Since the night of Nov. 8, the nation’s new president-elect has been grappling with the very serious and weighty demands of running the greatest and most consequential nation on earth. His is a tall task indeed. Imagine, however, the predicament and pressures of a president who is currently trying to preserve the actual physical existence of the land they’ve recently been elected to govern. This president’s country is disappearing — literally.

Hilda Heine was elected president of the Marshall Islands earlier this year. She is the first female leader of any Pacific Island nation, but has had little time to revel in her accomplishment.

The five islands and 29 atolls that make up the Marshall Islands, land which saw intense fighting during World War II, is now under attack — not by a foreign invader, but by nature itself. The sea, the very waters that surround the Marshallese people, is the assaulting enemy threatening to literally wipe the island nation off the map.

Sea level rise is leading to parts of President Heine’s territory being claimed by the Pacific Ocean. Those parts that aren’t being threatened and overtaken have been wracked by flooding, while some areas have been decimated by intense drought.

The Marshallese are not alone. The Pacific Island nations of Palau and Kiribati, and others, are also under threat.

Anxiety and fretting over future sustainability are not just acute concerns borne by those half a world away, they also exist much closer to home. Referring to the land south of New Orleans, which serves as a protective barrier against storm surges for the city, New Orleans Mayor Mitch Landrieu recently observed they’ve lost land equivalent to the size of the state of Delaware.

With the Gulf of Mexico claiming a football field-sized piece of land every 45 minutes in south Louisiana, he sees sea level rise as an imminent threat to the city’s longevity. Landrieu stated rather emphatically, “There is no greater threat to the future of south Louisiana than coastal erosion, and if it ain’t there no more … you can’t put up hospitals, build roads, build playgrounds … you’re not going to have a place to work, not going to have a place to live. You cease to exist.”

The main driver in this slow, steady rise in global sea levels is a changing climate.

When I queried Dr. Ronald Kiene of the Dauphin Island Sea Lab about this subject, he observed that we’re not in danger of the sea flooding everything along the Gulf Coast, but because global warming is real, within the next 50 years sea level rise will be significant enough that “there will be regular flooding of some coastal structures.”

He emphasized that “the important thing is that the rising water will erode the beaches, marshes and make them more susceptible to flooding events driven by storms and exceptionally high tides. All those things will force development to retreat further inland, or it will cost lots and lots of money to fight off the rising sea.”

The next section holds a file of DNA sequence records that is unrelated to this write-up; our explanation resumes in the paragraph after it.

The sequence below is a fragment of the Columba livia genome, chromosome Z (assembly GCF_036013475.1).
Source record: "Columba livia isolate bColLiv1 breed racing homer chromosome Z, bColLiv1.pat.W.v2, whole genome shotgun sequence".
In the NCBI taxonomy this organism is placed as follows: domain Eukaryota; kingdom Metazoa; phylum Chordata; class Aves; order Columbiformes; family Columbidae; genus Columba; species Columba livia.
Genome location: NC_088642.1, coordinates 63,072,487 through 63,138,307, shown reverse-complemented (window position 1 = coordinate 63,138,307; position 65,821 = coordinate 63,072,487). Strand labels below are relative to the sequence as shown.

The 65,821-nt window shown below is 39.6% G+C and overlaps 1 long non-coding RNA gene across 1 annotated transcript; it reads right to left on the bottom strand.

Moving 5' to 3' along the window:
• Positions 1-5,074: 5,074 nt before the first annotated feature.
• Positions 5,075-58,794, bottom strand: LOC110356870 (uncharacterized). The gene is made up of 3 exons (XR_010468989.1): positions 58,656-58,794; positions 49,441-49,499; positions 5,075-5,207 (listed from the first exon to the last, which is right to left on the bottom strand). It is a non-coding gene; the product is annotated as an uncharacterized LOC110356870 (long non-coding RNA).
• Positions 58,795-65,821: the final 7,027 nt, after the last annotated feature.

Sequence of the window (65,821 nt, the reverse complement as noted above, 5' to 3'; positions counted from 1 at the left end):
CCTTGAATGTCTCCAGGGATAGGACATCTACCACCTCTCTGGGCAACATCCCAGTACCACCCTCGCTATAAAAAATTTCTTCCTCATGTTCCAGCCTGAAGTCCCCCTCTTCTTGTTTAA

Kiene used Dauphin Island as an example. The west end of Dauphin Island is “eroding significantly.” He noted how in January of this year, with a price tag of close to $7 million, a huge amount of sand was placed onto the beach at the east end of Dauphin Island. It’s not even a year later, and already a large fraction of that sand has eroded off the beach. According to Kiene, “It is inevitable that this will continue as the sea rises.”

In various communities on the Gulf and Atlantic coasts, “the sea,” as one observer put it, “has crept up to the point that a high tide and a brisk wind are all it takes to send water pouring into streets and homes.” Referred to as “sunny-day flooding,” places such as Miami Beach are gearing up to spend around $400 million to install pumps, elevate sea walls and raise streets in order to keep the creeping water out.

Climate change is not something many like to talk about, but the effects of recent and current sea-level rise, which are quite evident, will force many coastal communities to confront the issue whether they want to or not. Mayor Landrieu rather plainly observed, “I know that it’s sacrilege to say the words ‘climate change’ in Louisiana, but you know what? The climate’s changing and human actions are contributing to it. That is a scientific fact. As soon as we face that in Louisiana, the more thoughtful we’re going to be about how to fix it.” 

Kiene stated, “I always emphasize that climate change is not the end of the world, but is something that should be of concern to citizens now.” Sea level rise, heavier flooding, more frequent and intense hurricanes, more pronounced and prolonged droughts, a basic intensification of weather and climate extremes will become the norm as our climate continues to change.

“To the climate-change skeptics out there, I ask: Do you trust hurricane predictions nowadays?” said Kiene. “The climate models that predict hurricane intensities and tracks are incredibly good and help to save lives and infrastructure by letting people prepare. I think most will agree with that statement. Well, the same quality of scientists and climate models are making the confident predictions about advancing global warming and sea-level rise.” 

For those of us living on the coast, denial is not a particularly prudent option. The tide is rising.